At Y Combinator Research, we believe in studying bold ideas that don’t necessarily make sense to test out as start-ups. That’s why last month we announced our proposal to conduct a large-scale randomized controlled trial to study basic income.
We hope that our study will add some data to the debate about basic income, giving us a better idea of how basic income will actually affect individuals.
At the same time, we view our study as just one piece of a broader research agenda on basic income. To build a holistic, data-driven understanding of the effects basic income, we’ll need to compare outcomes in our study to outcomes in other pilots and research projects.
That is why we were excited to learn from our friends at the Economic Security Project about a new effort to explore basic income right here in California.
On Wednesday, Stockton, CA, Mayor Michael Tubbs and the Reinvent South Stockton Coalition announced the Stockton Economic Empowerment Demonstration (SEED). SEED is the first-ever municipal-level pilot program to evaluate how an guaranteed income of $500 per month can improve economic security and the well-being of city residents in the U.S.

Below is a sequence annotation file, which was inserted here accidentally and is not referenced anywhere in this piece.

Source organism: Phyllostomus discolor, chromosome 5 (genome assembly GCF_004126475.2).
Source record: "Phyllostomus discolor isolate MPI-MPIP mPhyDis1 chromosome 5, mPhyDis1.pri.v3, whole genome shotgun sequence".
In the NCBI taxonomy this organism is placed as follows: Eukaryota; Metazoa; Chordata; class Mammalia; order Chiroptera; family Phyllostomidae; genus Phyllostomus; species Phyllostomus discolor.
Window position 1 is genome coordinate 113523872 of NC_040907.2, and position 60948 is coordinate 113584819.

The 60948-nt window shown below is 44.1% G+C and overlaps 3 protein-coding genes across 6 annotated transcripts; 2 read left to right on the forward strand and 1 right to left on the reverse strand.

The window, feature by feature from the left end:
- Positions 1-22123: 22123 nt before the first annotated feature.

Located in the Central Valley, Stockton has a had a rocky recent history. One in four residents lives below the poverty line, the unemployment rate of 7.3% towers the national a rate of 4.2%, and 18% of residents experience food insecurity despite Stockton’s status as an agricultural hub.
Stockton’s new mayor, Michael Tubbs, hopes to turn this around by testing innovative social policy. The Stockton pilot is a major step in that direction--an effort to tackle poverty and invest directly in Stocktonians, while helping us and others learn more about how basic income would work in the U.S. today.
We look forward to learning more about the design and evaluation of this pilot.